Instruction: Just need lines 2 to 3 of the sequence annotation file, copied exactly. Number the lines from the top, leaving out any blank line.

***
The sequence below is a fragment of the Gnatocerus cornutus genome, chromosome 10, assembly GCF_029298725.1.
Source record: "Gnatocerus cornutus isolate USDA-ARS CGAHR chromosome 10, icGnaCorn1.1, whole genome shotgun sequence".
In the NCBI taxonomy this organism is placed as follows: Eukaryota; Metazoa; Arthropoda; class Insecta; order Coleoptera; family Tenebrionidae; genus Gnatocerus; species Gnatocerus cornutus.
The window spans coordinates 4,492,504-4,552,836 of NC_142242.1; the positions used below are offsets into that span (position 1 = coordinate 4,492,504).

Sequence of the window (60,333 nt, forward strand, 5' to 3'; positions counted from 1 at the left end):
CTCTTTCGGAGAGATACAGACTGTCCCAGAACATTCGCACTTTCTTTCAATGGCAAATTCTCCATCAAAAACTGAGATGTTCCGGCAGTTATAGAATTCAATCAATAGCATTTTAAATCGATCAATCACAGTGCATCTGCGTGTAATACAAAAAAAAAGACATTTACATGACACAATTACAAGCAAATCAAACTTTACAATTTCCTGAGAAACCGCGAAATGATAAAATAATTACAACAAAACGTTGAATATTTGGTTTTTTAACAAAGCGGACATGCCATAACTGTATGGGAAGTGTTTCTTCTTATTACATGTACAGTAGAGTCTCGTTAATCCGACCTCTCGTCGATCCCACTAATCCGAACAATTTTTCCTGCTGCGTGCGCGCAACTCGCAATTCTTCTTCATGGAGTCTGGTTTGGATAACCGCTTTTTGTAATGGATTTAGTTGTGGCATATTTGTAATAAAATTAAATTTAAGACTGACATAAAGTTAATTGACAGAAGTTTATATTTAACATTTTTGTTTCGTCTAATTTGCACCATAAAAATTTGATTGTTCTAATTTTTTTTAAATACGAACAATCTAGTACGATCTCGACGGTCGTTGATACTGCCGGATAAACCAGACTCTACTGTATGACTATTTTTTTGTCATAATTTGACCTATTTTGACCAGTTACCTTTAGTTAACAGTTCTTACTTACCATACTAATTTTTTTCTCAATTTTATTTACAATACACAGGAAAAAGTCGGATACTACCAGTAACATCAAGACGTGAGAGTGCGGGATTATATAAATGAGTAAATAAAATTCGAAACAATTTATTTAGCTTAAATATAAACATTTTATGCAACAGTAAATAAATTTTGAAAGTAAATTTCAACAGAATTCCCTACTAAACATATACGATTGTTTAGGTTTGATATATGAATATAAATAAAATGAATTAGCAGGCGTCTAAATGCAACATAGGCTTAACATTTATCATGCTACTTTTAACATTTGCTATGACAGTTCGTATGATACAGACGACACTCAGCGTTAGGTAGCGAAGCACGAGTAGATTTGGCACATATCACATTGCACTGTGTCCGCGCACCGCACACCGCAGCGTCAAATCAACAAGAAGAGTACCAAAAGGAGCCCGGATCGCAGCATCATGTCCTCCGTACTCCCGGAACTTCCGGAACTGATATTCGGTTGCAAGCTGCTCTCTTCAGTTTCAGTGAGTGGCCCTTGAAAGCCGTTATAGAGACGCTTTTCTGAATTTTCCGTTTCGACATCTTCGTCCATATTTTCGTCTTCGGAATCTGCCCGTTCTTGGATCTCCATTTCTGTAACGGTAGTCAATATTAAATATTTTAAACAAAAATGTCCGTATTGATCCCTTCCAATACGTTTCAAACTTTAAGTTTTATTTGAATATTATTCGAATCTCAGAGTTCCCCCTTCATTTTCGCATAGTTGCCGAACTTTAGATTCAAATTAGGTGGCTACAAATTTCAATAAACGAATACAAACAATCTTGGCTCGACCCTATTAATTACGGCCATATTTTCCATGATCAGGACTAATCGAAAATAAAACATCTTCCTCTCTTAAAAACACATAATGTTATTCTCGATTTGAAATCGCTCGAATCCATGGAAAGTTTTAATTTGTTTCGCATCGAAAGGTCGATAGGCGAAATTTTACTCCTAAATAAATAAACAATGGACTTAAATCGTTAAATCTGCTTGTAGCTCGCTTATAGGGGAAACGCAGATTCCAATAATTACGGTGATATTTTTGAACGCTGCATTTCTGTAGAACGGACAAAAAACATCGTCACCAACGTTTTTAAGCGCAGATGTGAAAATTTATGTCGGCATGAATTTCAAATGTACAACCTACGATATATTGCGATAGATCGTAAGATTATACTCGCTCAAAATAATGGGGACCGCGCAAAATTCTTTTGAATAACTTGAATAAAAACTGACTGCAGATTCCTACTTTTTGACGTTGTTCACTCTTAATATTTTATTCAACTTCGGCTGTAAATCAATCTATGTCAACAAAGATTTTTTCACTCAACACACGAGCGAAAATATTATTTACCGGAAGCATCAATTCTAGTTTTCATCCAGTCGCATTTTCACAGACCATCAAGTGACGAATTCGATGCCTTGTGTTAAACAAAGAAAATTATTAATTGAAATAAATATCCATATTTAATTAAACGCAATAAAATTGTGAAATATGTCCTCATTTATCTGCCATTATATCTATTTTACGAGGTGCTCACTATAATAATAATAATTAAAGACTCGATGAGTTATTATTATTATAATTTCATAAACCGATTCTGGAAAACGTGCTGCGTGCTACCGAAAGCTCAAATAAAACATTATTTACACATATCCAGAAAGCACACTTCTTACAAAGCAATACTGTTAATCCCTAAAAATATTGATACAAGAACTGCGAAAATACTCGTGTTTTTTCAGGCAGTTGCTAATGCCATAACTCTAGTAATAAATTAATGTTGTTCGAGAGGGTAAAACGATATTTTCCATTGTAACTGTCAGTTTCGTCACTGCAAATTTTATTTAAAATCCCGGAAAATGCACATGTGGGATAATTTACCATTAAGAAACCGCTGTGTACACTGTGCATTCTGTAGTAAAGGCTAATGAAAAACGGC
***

Source record: "Gnatocerus cornutus isolate USDA-ARS CGAHR chromosome 10, icGnaCorn1.1, whole genome shotgun sequence".
In the NCBI taxonomy this organism is placed as follows: Eukaryota; Metazoa; Arthropoda; class Insecta; order Coleoptera; family Tenebrionidae; genus Gnatocerus; species Gnatocerus cornutus.